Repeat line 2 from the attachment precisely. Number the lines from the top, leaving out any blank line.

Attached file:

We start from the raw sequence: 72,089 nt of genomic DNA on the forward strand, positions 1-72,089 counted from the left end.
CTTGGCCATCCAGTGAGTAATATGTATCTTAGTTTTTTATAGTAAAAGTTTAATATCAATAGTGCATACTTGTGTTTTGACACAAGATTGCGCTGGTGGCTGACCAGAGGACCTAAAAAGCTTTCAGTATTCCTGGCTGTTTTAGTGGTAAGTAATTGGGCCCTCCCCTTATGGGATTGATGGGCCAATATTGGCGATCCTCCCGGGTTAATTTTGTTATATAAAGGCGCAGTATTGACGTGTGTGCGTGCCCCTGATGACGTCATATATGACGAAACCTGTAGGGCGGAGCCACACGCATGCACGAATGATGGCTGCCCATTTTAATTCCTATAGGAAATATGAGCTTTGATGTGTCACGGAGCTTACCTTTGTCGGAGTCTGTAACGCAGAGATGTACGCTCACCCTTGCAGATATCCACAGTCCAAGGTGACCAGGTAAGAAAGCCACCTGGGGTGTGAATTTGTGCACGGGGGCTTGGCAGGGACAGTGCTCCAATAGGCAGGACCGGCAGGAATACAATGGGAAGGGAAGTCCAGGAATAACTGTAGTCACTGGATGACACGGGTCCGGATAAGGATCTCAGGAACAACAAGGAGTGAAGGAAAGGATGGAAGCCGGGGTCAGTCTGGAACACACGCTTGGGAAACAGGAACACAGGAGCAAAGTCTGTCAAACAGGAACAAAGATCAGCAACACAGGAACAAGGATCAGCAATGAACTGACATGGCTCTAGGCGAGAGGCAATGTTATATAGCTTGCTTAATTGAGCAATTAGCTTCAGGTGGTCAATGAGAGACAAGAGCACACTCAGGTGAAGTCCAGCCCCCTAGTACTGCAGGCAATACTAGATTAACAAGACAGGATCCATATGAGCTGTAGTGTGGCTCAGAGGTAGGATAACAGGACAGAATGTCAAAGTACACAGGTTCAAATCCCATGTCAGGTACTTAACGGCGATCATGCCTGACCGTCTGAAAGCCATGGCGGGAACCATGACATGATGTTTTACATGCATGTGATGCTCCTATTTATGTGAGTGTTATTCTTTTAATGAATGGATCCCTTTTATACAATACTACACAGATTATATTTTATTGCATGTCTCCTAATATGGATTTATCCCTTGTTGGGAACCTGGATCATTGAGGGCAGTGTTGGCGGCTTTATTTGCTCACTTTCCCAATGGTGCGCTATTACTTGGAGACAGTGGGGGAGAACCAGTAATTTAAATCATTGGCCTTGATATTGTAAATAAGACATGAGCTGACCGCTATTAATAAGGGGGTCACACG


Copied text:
CTTGGCCATCCAGTGAGTAATATGTATCTTAGTTTTTTATAGTAAAAGTTTAATATCAATAGTGCATACTTGTGTTTTGACACAAGATTGCGCTGGTGGCTGACCAGAGGACCTAAAAAGCTTTCAGTATTCCTGGCTGTTTTAGTGGTAAGTAATTGGGCCCTCCCCTTATGGGATTGATGGGCCAATATTGGCGATCCTCCCGGGTTAATTTTGTTATATAAAGGCGCAGTATTGACGTGTGTGCGTGCCCCTGATGACGTCATATATGACGAAACCTGTAGGGCGGAGCCACACGCATGCACGAATGATGGCTGCCCATTTTAATTCCTATAGGAAATATGAGCTTTGATGTGTCACGGAGCTTACCTTTGTCGGAGTCTGTAACGCAGAGATGTACGCTCACCCTTGCAGATATCCACAGTCCAAGGTGACCAGGTAAGAAAGCCACCTGGGGTGTGAATTTGTGCACGGGGGCTTGGCAGGGACAGTGCTCCAATAGGCAGGACCGGCAGGAATACAATGGGAAGGGAAGTCCAGGAATAACTGTAGTCACTGGATGACACGGGTCCGGATAAGGATCTCAGGAACAACAAGGAGTGAAGGAAAGGATGGAAGCCGGGGTCAGTCTGGAACACACGCTTGGGAAACAGGAACACAGGAGCAAAGTCTGTCAAACAGGAACAAAGATCAGCAACACAGGAACAAGGATCAGCAATGAACTGACATGGCTCTAGGCGAGAGGCAATGTTATATAGCTTGCTTAATTGAGCAATTAGCTTCAGGTGGTCAATGAGAGACAAGAGCACACTCAGGTGAAGTCCAGCCCCCTAGTACTGCAGGCAATACTAGATTAACAAGACAGGATCCATATGAGCTGTAGTGTGGCTCAGAGGTAGGATAACAGGACAGAATGTCAAAGTACACAGGTTCAAATCCCATGTCAGGTACTTAACGGCGATCATGCCTGACCGTCTGAAAGCCATGGCGGGAACCATGACATGATGTTTTACATGCATGTGATGCTCCTATTTATGTGAGTGTTATTCTTTTAATGAATGGATCCCTTTTATACAATACTACACAGATTATATTTTATTGCATGTCTCCTAATATGGATTTATCCCTTGTTGGGAACCTGGATCATTGAGGGCAGTGTTGGCGGCTTTATTTGCTCACTTTCCCAATGGTGCGCTATTACTTGGAGACAGTGGGGGAGAACCAGTAATTTAAATCATTGGCCTTGATATTGTAAATAAGACATGAGCTGACCGCTATTAATAAGGGGGTCACACG